What Can Be Protected By a Trademark?
Trademarks and the concept of Trademark protection have been in existence for literally thousands of years dating back to the days of the Roman Empire when blacksmiths would emblazon swords that they had crafted with a distinctive symbol. The Trademark was affixed to the finished product to identify the originating craftsman or shop.
Trademarks have greatly changed since that time and can now consist of nearly any type of identifying feature that signifies or identifies the person or company that sells or markets a particular product or service. Trademarks can consist of any single or combination of identifying features including but not limited to, the following:
A Trademark not only serves to identify the producer or seller of a particular product or service but also serves to differentiate the item from similar products produced by a competitor. Trademarks can be owned by individuals, businesses, or any other legal entity and are considered to be Intellectual Property. They also may be sold, leased, or licensed to outside parties but also must be “in use” to be considered protectable.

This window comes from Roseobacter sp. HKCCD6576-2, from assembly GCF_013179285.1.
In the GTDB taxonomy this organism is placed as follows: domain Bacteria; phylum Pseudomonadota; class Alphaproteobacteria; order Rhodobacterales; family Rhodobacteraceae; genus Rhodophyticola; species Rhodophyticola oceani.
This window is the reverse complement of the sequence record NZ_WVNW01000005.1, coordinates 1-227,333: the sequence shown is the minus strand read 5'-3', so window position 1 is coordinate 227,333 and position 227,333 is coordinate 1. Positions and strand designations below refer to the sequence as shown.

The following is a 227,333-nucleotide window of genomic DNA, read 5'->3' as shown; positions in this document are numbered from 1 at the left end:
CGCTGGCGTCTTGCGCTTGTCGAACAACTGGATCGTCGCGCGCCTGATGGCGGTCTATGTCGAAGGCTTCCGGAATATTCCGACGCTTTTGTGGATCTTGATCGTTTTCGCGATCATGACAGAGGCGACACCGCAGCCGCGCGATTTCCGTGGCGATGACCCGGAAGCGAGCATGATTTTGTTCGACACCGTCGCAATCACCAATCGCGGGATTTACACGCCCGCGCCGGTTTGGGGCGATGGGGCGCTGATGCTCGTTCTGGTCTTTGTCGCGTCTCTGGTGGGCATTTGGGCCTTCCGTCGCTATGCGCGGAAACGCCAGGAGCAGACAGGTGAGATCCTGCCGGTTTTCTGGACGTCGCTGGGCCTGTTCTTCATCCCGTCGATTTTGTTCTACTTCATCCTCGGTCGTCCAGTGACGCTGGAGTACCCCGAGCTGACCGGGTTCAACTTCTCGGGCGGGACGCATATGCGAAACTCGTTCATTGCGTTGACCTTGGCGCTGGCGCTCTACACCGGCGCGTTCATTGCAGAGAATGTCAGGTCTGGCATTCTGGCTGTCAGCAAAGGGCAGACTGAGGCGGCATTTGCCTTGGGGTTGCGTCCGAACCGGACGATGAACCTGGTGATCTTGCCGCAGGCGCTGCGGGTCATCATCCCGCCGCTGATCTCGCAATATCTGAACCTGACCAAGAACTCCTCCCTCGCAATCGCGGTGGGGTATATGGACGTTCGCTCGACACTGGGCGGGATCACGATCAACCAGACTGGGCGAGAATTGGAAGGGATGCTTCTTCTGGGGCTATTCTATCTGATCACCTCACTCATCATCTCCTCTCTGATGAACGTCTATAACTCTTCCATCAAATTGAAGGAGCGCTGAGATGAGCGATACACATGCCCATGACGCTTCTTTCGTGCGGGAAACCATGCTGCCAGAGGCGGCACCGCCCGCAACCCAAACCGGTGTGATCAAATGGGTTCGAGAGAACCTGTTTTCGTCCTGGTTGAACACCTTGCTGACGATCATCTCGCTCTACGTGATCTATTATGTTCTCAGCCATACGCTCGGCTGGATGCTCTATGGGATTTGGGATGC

Trademark protection applies to both registered and unregistered symbols, logos, designs, etc. For instance, if a company has sold a product under a distinctive brand name for a period of time without registering that name with the United States Patent and Trademark Office or the Secretary of State of any state, the Trademark may still be afforded protection and the Owner or Licensee may seek and be awarded damages for any infringement.
Simply using any of these items or combination thereof to distinguish one’s product or services can afford the owner trademark protection under what is known as “Common Law Trademark Protection.” However, it is advisable to register a Trademark in order to be afforded the highest level of protection and to ensure the owner the ability to recover damages if Trademark infringement occurs.